With permission from the owner—plus a payment of five bucks—I camped that night in a soccer field in the Quito suburb of Sangolqui. I had $35 left—then $20 after buying food and wine the next morning. I set my sights on Antisana National Reserve and I started again uphill, against the rush-hour traffic flowing toward the capital. The scent of the city faded, and quietude returned as I ascended into the high, windswept valleys and plains that sprawled beneath the landscape’s centerpiece, the three-mile-high Volcán Antisana. At the park entrance, an employee assured me, after I asked, that I could camp at the end of the road. When I arrived, however, a group of bundled up men at the Ministry of the Environment refuge said the opposite—that there was no camping here.
“Why did that man tell me there was?” I asked, frustrated beyond my ability to explain in Spanish. I was 20 kilometers from the nearest designated campsite (Hosteria Guaytara, outside the park) with the sun slipping behind the peaks and my hands already numb within my alpaca gloves. The men recognized my dilemma. “It is not permitted but we can let you stay,” one said. He offered me a cabin of my own—but I chose to camp under a thatched roofed shelter in back. I was half frozen by the time I slipped into my sleeping bag and put my quinoa on the stove. I uncorked a bottle of Malbec from Argentina, and sweet, sweet coziness set in. I was camped for the first time in my life above 13,000 feet—13,041, exactly—and it was the coldest night of the trip.
At just past dawn, I was pedaling along the gravel road again. Like some wretched tramp in a Charles Dickens story, I jumped off my bike and pounced on a 10-dollar bill in the road, jammed against a rock and ready to sail away with the next gust. What a miracle! I was back to $30. I descended to the main highway, turned right and started uphill toward Cayambe-Coca Ecological Reserve, which would be my last dance with the high country. At sundown, still below the 13,000-foot pass and fearful that I might be sleeping in the rain behind a roadside gravel heap, I stopped in at a restaurant at kilometer 20, in Peñas Blancas, and asked if I could camp. The landlady took me to the balcony and spread her arms across the property below. “Wherever you like,” she said. “Can I pay you?” I asked. She waved the back of her hand at my offer. I went down and scouted for a spot amid the mud, gravel, dog poop and broken machinery, and, when it was dark, slipped into a relatively clean shed. A large animal was busy at some task in the attic, rattling the corrugated metal roof and a pile of lumber, and I zipped myself into my tent. For breakfast, I bought coffee and carrot juice, thanked the woman again and headed onward up the grade—with $23 in cash and no ATM for miles.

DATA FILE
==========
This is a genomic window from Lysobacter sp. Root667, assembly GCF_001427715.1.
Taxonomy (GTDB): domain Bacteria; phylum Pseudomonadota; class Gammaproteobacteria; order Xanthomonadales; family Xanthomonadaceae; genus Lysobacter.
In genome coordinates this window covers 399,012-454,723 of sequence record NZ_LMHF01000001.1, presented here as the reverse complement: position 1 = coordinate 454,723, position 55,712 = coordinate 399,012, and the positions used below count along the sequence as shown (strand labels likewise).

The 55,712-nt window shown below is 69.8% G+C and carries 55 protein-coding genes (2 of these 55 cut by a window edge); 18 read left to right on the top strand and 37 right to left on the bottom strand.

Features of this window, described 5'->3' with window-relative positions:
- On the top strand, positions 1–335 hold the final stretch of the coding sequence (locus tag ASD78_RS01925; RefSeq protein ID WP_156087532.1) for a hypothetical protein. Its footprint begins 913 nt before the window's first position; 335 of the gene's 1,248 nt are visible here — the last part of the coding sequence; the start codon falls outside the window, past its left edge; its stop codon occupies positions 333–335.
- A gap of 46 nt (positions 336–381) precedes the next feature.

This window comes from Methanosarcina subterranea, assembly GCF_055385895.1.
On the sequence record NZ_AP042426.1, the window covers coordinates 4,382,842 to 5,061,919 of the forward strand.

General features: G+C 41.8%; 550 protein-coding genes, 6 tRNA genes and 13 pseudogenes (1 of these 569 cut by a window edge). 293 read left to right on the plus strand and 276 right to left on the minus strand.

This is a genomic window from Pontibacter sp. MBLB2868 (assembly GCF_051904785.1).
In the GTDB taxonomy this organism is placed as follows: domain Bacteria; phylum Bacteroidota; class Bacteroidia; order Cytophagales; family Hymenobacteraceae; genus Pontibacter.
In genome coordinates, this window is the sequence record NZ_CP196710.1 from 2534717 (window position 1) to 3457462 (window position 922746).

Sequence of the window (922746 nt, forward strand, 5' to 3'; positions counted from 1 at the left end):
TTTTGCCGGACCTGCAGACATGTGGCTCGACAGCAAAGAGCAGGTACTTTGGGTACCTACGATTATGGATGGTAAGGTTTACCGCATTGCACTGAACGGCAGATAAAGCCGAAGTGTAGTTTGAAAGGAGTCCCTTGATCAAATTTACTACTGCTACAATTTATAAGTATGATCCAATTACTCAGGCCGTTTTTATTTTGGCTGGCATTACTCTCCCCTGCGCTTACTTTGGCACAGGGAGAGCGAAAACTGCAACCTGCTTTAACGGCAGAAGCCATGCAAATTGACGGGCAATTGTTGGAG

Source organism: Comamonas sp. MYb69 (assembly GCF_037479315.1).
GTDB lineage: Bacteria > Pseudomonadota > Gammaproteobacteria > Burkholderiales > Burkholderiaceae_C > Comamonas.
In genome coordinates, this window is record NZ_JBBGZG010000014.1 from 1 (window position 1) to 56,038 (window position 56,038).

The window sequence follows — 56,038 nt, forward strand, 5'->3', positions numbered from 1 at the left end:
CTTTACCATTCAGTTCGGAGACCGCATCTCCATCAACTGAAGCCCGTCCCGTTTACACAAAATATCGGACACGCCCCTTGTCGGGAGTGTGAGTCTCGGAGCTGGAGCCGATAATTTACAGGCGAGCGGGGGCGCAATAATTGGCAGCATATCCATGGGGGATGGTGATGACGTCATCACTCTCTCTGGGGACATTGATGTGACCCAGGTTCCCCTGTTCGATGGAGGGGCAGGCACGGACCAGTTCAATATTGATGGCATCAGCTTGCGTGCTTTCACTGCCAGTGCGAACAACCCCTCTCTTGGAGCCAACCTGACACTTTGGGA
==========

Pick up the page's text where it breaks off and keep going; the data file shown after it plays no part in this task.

At the blustery pass was a sign reminding travelers to beware of a local imperiled species—the spectacled bear. The animals are rare throughout their Andean range, from Venezuela to Argentina, and their numbers may be dropping. Yet they are the pride of many locals, who wear hats or shirts bearing the animal’s image—distinctive with its panda-like face.